That said, Portland once again blew their final offensive possession of the game with near-dire consequences. The Blazers had the ball up 2 points with 10 seconds left. They shot clock was off. They inbounded the ball to Damian Lillard who was expecting to be fouled for possession. Instead he got doubled and pressured. He spun towards the bucket, tried an escape dribble, but escaped right into the clutches of 2 more Hornets defenders. In desperation he threw up a looping layup which missed. Charlotte rebounded, gaining the ball without giving up any points or a foul. This is nearly unheard of. That dessert the Blazers just plated up almost got knocked on the floor.

Down 100-102, the Hornets had 3.5 seconds remaining to tie or win the game. As it turned out, they needed 3.6 seconds. Gary Neal got free and made it all the way to the rim for an easy layup but the ball left his fingers literally a tenth of a second too late. His conversion got waved off and Portland escaped with the 2-point win.


I was on the radio with Brian Perkins of 750 The Game this afternoon [shameless plug] and one of the things I said was that the Blazers could stand to cut down the number of points allowed to opponents in the first quarter. Giving up 29 and 30 point periods wasn't proving fatal but it sure was making life harder. So instead they go out and give up 35, barely getting out of the Moda Center with the victory, requiring an intense comeback.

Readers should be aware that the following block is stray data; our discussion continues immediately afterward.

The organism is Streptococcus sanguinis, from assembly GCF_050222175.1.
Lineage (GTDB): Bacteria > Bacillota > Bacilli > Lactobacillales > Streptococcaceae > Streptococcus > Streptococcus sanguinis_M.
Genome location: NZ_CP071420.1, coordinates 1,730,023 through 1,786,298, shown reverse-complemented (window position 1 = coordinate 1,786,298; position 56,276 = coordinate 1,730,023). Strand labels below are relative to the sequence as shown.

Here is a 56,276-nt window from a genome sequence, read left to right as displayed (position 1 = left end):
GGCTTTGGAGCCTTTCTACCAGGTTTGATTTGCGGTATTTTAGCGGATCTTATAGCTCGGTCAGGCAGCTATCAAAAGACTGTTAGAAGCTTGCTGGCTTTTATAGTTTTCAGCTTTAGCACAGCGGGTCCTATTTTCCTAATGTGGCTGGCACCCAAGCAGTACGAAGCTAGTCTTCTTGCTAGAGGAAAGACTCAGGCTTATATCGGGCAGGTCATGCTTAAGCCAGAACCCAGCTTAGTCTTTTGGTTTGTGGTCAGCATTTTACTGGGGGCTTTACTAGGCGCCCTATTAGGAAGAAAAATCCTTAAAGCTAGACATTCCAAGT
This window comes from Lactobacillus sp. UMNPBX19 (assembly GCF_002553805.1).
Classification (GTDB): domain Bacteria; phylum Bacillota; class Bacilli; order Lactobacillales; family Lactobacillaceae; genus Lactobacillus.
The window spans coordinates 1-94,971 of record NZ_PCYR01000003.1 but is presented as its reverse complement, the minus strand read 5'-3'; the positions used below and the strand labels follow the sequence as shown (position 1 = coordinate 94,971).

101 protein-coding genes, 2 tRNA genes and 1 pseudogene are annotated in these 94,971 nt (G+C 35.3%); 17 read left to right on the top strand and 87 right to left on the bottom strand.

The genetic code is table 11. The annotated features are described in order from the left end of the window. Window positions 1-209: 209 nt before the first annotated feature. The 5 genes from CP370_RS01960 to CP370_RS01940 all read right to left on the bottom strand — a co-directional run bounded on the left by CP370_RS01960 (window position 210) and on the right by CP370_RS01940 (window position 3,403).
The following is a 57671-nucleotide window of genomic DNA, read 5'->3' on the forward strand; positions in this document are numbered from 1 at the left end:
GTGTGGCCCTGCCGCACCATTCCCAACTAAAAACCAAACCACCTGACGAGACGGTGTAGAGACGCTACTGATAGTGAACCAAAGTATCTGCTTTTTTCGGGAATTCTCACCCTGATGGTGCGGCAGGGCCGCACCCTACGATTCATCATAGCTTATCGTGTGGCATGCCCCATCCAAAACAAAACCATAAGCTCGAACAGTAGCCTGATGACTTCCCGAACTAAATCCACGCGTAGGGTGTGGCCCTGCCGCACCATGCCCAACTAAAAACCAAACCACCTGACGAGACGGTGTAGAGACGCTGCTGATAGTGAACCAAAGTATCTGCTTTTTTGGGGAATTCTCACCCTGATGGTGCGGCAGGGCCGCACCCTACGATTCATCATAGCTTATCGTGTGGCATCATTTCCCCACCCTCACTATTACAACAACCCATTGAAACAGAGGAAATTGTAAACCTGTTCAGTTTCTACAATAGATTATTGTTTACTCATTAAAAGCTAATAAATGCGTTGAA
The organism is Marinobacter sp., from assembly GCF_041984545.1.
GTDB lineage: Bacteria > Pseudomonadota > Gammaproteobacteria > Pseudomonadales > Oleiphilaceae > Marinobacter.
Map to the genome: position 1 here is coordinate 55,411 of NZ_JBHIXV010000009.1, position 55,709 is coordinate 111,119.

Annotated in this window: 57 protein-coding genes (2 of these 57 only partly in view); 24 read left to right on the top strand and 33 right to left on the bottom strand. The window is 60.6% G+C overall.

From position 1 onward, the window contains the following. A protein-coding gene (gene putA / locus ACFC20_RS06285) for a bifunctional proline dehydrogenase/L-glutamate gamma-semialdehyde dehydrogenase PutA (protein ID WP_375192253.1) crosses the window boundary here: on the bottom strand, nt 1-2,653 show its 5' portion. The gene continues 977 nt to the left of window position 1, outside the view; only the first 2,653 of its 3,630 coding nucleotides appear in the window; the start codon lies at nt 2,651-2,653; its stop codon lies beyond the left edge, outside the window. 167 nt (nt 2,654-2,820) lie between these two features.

Can the Blazers win this way? Sure. Should the Blazers win this way? You already know the odds don't favor success with that plan. Not only did Portland almost get nicked at home by a team they should have beaten, they spent 39 minutes from Aldridge and Lillard plus a bunch of physical and emotional energy winning the first game of a back-to-back...the game that theoretically should have been the easier of the two. That's not smart.

The Blazers switched screens from the outset of this game, a departure from their usual method of playing it straight early and switching more in the second half. It didn't work. The hole in the defense caused by Batum's absence was a big part of that. Plus even the densest team is going to figure out that Robin Lopez vs. Anybody out on the perimeter is a good look for them. Only Portland's zone defense slowed down the Hornets. It was a good call...a game changer. But again, it'd be nice if games like this didn't have to be changed in the first place. Better defense and a little more focus at the outset of the game would alleviate the need.

That said, almost everybody who played tonight on Portland's side contributed to the win. The game was packed with thrilling plays, often from surprising sources. It wasn't pretty, but the Blazers cobbled together enough ingredients to make this read as a "W" in the standings column. That's all that matters for now.

We'll see how tomorrow night in Denver goes.

Fun With Numbers

--The Hornets shot 47% tonight. This looks like a decent number until you consider they were shooting 56% at the half and 53% after three.

--Portland shot only 32% from distance (8-25). The Hornets fired 44% (7-16) from the same range. It's not often Charlotte does that.

--The Blazers got obliterated at the foul line once again. The Hornets went 23-27, Portland 14-16.

--Lance Stephenson shot 5-10, scoring 14 and ripping off 14 rebounds. Up until now he's been having a horrible year, shooting 31% from the field.